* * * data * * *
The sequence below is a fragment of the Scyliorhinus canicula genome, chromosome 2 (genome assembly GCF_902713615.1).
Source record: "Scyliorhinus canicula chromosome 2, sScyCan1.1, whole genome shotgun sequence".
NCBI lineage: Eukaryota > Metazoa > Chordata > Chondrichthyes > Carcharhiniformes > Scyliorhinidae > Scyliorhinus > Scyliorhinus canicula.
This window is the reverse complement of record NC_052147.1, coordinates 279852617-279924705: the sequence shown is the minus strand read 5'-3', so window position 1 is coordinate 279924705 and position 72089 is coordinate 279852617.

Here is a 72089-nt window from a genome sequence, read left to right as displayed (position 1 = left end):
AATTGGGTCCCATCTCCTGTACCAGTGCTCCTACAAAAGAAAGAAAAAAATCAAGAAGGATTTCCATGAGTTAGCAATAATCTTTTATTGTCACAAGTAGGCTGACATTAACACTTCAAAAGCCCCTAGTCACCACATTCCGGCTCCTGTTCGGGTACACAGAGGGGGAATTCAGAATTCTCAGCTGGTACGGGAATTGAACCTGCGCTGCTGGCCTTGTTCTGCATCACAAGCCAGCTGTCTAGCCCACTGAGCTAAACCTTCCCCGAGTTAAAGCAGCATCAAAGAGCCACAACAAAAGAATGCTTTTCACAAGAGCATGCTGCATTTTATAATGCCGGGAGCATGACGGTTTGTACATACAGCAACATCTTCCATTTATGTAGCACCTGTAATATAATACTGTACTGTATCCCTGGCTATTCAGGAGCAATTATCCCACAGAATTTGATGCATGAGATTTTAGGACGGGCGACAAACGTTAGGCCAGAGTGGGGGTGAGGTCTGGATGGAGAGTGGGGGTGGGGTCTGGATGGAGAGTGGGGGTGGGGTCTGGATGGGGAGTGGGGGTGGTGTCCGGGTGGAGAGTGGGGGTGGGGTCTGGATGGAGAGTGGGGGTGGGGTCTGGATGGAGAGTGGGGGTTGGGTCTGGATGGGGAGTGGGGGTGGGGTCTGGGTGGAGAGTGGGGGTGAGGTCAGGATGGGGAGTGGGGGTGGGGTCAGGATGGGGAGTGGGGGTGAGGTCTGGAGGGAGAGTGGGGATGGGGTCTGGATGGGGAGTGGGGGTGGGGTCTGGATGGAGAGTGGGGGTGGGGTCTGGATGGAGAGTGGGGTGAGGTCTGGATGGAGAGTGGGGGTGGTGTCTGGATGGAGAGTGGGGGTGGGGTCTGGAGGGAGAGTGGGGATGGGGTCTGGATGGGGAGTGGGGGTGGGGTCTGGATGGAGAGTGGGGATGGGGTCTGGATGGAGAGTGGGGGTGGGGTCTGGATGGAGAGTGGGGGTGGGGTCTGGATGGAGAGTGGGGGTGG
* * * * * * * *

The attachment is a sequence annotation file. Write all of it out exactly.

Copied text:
The sequence below is a fragment of the Scyliorhinus canicula genome, chromosome 2 (genome assembly GCF_902713615.1).
Source record: "Scyliorhinus canicula chromosome 2, sScyCan1.1, whole genome shotgun sequence".
NCBI lineage: Eukaryota > Metazoa > Chordata > Chondrichthyes > Carcharhiniformes > Scyliorhinidae > Scyliorhinus > Scyliorhinus canicula.
This window is the reverse complement of record NC_052147.1, coordinates 279852617-279924705: the sequence shown is the minus strand read 5'-3', so window position 1 is coordinate 279924705 and position 72089 is coordinate 279852617.

Here is a 72089-nt window from a genome sequence, read left to right as displayed (position 1 = left end):
AATTGGGTCCCATCTCCTGTACCAGTGCTCCTACAAAAGAAAGAAAAAAATCAAGAAGGATTTCCATGAGTTAGCAATAATCTTTTATTGTCACAAGTAGGCTGACATTAACACTTCAAAAGCCCCTAGTCACCACATTCCGGCTCCTGTTCGGGTACACAGAGGGGGAATTCAGAATTCTCAGCTGGTACGGGAATTGAACCTGCGCTGCTGGCCTTGTTCTGCATCACAAGCCAGCTGTCTAGCCCACTGAGCTAAACCTTCCCCGAGTTAAAGCAGCATCAAAGAGCCACAACAAAAGAATGCTTTTCACAAGAGCATGCTGCATTTTATAATGCCGGGAGCATGACGGTTTGTACATACAGCAACATCTTCCATTTATGTAGCACCTGTAATATAATACTGTACTGTATCCCTGGCTATTCAGGAGCAATTATCCCACAGAATTTGATGCATGAGATTTTAGGACGGGCGACAAACGTTAGGCCAGAGTGGGGGTGAGGTCTGGATGGAGAGTGGGGGTGGGGTCTGGATGGAGAGTGGGGGTGGGGTCTGGATGGGGAGTGGGGGTGGTGTCCGGGTGGAGAGTGGGGGTGGGGTCTGGATGGAGAGTGGGGGTGGGGTCTGGATGGAGAGTGGGGGTTGGGTCTGGATGGGGAGTGGGGGTGGGGTCTGGGTGGAGAGTGGGGGTGAGGTCAGGATGGGGAGTGGGGGTGGGGTCAGGATGGGGAGTGGGGGTGAGGTCTGGAGGGAGAGTGGGGATGGGGTCTGGATGGGGAGTGGGGGTGGGGTCTGGATGGAGAGTGGGGGTGGGGTCTGGATGGAGAGTGGGGTGAGGTCTGGATGGAGAGTGGGGGTGGTGTCTGGATGGAGAGTGGGGGTGGGGTCTGGAGGGAGAGTGGGGATGGGGTCTGGATGGGGAGTGGGGGTGGGGTCTGGATGGAGAGTGGGGATGGGGTCTGGATGGAGAGTGGGGGTGGGGTCTGGATGGAGAGTGGGGGTGGGGTCTGGATGGAGAGTGGGGGTGG